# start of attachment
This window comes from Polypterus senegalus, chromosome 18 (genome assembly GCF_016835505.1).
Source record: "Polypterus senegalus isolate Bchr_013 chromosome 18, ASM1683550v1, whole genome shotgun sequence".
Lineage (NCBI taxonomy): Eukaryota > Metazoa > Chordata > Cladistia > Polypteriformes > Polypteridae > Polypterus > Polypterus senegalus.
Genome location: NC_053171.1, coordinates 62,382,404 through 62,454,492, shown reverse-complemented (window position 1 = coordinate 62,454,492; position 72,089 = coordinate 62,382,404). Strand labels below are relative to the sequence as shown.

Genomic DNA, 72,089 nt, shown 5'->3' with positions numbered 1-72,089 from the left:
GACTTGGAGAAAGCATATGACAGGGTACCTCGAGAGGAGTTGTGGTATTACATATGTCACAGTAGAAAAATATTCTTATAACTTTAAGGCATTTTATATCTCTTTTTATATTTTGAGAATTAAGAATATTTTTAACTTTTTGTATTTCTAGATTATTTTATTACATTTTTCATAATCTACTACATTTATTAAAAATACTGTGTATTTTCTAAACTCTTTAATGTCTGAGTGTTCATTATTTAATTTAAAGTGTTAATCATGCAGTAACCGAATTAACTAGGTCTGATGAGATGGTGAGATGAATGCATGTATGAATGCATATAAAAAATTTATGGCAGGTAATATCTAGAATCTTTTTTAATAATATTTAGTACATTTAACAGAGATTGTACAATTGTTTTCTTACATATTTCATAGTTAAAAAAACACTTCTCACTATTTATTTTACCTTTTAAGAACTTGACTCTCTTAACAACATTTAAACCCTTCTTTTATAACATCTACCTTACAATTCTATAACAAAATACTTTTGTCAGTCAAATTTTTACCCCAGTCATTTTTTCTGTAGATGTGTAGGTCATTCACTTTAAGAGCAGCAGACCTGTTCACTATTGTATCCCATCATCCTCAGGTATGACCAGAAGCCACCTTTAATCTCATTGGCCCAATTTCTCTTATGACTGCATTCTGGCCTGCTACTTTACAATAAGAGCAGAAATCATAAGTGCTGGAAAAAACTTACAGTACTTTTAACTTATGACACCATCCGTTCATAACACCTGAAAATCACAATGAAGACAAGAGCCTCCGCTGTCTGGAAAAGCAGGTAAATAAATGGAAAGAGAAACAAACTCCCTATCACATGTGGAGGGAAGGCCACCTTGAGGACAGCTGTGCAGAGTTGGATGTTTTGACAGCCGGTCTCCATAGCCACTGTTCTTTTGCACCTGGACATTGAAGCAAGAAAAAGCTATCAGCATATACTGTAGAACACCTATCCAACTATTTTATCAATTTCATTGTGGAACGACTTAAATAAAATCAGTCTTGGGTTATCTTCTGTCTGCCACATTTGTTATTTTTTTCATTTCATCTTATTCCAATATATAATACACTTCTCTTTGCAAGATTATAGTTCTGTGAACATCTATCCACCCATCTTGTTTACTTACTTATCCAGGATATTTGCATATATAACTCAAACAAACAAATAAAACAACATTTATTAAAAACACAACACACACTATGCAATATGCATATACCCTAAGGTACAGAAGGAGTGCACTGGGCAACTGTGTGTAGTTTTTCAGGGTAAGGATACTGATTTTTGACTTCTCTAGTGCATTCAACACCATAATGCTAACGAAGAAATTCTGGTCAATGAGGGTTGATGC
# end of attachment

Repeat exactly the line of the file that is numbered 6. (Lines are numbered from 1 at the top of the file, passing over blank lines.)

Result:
GACTTGGAGAAAGCATATGACAGGGTACCTCGAGAGGAGTTGTGGTATTACATATGTCACAGTAGAAAAATATTCTTATAACTTTAAGGCATTTTATATCTCTTTTTATATTTTGAGAATTAAGAATATTTTTAACTTTTTGTATTTCTAGATTATTTTATTACATTTTTCATAATCTACTACATTTATTAAAAATACTGTGTATTTTCTAAACTCTTTAATGTCTGAGTGTTCATTATTTAATTTAAAGTGTTAATCATGCAGTAACCGAATTAACTAGGTCTGATGAGATGGTGAGATGAATGCATGTATGAATGCATATAAAAAATTTATGGCAGGTAATATCTAGAATCTTTTTTAATAATATTTAGTACATTTAACAGAGATTGTACAATTGTTTTCTTACATATTTCATAGTTAAAAAAACACTTCTCACTATTTATTTTACCTTTTAAGAACTTGACTCTCTTAACAACATTTAAACCCTTCTTTTATAACATCTACCTTACAATTCTATAACAAAATACTTTTGTCAGTCAAATTTTTACCCCAGTCATTTTTTCTGTAGATGTGTAGGTCATTCACTTTAAGAGCAGCAGACCTGTTCACTATTGTATCCCATCATCCTCAGGTATGACCAGAAGCCACCTTTAATCTCATTGGCCCAATTTCTCTTATGACTGCATTCTGGCCTGCTACTTTACAATAAGAGCAGAAATCATAAGTGCTGGAAAAAACTTACAGTACTTTTAACTTATGACACCATCCGTTCATAACACCTGAAAATCACAATGAAGACAAGAGCCTCCGCTGTCTGGAAAAGCAGGTAAATAAATGGAAAGAGAAACAAACTCCCTATCACATGTGGAGGGAAGGCCACCTTGAGGACAGCTGTGCAGAGTTGGATGTTTTGACAGCCGGTCTCCATAGCCACTGTTCTTTTGCACCTGGACATTGAAGCAAGAAAAAGCTATCAGCATATACTGTAGAACACCTATCCAACTATTTTATCAATTTCATTGTGGAACGACTTAAATAAAATCAGTCTTGGGTTATCTTCTGTCTGCCACATTTGTTATTTTTTTCATTTCATCTTATTCCAATATATAATACACTTCTCTTTGCAAGATTATAGTTCTGTGAACATCTATCCACCCATCTTGTTTACTTACTTATCCAGGATATTTGCATATATAACTCAAACAAACAAATAAAACAACATTTATTAAAAACACAACACACACTATGCAATATGCATATACCCTAAGGTACAGAAGGAGTGCACTGGGCAACTGTGTGTAGTTTTTCAGGGTAAGGATACTGATTTTTGACTTCTCTAGTGCATTCAACACCATAATGCTAACGAAGAAATTCTGGTCAATGAGGGTTGATGC